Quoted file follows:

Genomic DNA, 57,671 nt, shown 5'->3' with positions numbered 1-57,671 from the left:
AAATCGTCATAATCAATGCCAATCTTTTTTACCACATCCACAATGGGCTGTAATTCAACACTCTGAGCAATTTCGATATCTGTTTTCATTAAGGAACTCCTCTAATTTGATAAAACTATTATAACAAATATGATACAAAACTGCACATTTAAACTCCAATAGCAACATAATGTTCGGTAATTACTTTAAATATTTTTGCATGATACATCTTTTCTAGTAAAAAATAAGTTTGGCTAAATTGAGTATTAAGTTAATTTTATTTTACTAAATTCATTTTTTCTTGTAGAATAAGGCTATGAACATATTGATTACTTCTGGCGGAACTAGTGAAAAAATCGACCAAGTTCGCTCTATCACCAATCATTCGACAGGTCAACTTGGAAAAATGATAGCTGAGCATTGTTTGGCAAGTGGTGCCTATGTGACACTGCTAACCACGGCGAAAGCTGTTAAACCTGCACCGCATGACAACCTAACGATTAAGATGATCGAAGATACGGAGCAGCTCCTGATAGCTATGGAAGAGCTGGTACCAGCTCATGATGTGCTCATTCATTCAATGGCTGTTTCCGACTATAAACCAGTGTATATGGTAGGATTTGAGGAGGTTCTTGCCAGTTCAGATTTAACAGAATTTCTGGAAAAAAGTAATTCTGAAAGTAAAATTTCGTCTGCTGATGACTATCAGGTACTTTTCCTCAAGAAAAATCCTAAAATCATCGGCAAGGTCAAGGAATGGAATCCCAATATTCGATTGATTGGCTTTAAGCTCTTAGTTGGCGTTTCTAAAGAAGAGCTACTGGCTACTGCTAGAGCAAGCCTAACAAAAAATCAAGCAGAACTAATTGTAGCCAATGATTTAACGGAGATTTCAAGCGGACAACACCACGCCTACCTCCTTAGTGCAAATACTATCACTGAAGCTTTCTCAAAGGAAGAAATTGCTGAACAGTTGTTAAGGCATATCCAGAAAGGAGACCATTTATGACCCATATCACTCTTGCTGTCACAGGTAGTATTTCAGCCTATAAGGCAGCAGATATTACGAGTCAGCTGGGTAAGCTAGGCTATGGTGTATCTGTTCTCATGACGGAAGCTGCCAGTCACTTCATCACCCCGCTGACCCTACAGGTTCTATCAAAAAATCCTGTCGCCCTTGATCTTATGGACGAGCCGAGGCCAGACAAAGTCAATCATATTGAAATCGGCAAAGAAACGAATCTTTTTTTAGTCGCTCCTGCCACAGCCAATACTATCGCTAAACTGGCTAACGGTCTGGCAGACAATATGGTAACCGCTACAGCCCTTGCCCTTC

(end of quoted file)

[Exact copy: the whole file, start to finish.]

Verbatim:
Genomic DNA, 57,671 nt, shown 5'->3' with positions numbered 1-57,671 from the left:
AAATCGTCATAATCAATGCCAATCTTTTTTACCACATCCACAATGGGCTGTAATTCAACACTCTGAGCAATTTCGATATCTGTTTTCATTAAGGAACTCCTCTAATTTGATAAAACTATTATAACAAATATGATACAAAACTGCACATTTAAACTCCAATAGCAACATAATGTTCGGTAATTACTTTAAATATTTTTGCATGATACATCTTTTCTAGTAAAAAATAAGTTTGGCTAAATTGAGTATTAAGTTAATTTTATTTTACTAAATTCATTTTTTCTTGTAGAATAAGGCTATGAACATATTGATTACTTCTGGCGGAACTAGTGAAAAAATCGACCAAGTTCGCTCTATCACCAATCATTCGACAGGTCAACTTGGAAAAATGATAGCTGAGCATTGTTTGGCAAGTGGTGCCTATGTGACACTGCTAACCACGGCGAAAGCTGTTAAACCTGCACCGCATGACAACCTAACGATTAAGATGATCGAAGATACGGAGCAGCTCCTGATAGCTATGGAAGAGCTGGTACCAGCTCATGATGTGCTCATTCATTCAATGGCTGTTTCCGACTATAAACCAGTGTATATGGTAGGATTTGAGGAGGTTCTTGCCAGTTCAGATTTAACAGAATTTCTGGAAAAAAGTAATTCTGAAAGTAAAATTTCGTCTGCTGATGACTATCAGGTACTTTTCCTCAAGAAAAATCCTAAAATCATCGGCAAGGTCAAGGAATGGAATCCCAATATTCGATTGATTGGCTTTAAGCTCTTAGTTGGCGTTTCTAAAGAAGAGCTACTGGCTACTGCTAGAGCAAGCCTAACAAAAAATCAAGCAGAACTAATTGTAGCCAATGATTTAACGGAGATTTCAAGCGGACAACACCACGCCTACCTCCTTAGTGCAAATACTATCACTGAAGCTTTCTCAAAGGAAGAAATTGCTGAACAGTTGTTAAGGCATATCCAGAAAGGAGACCATTTATGACCCATATCACTCTTGCTGTCACAGGTAGTATTTCAGCCTATAAGGCAGCAGATATTACGAGTCAGCTGGGTAAGCTAGGCTATGGTGTATCTGTTCTCATGACGGAAGCTGCCAGTCACTTCATCACCCCGCTGACCCTACAGGTTCTATCAAAAAATCCTGTCGCCCTTGATCTTATGGACGAGCCGAGGCCAGACAAAGTCAATCATATTGAAATCGGCAAAGAAACGAATCTTTTTTTAGTCGCTCCTGCCACAGCCAATACTATCGCTAAACTGGCTAACGGTCTGGCAGACAATATGGTAACCGCTACAGCCCTTGCCCTTC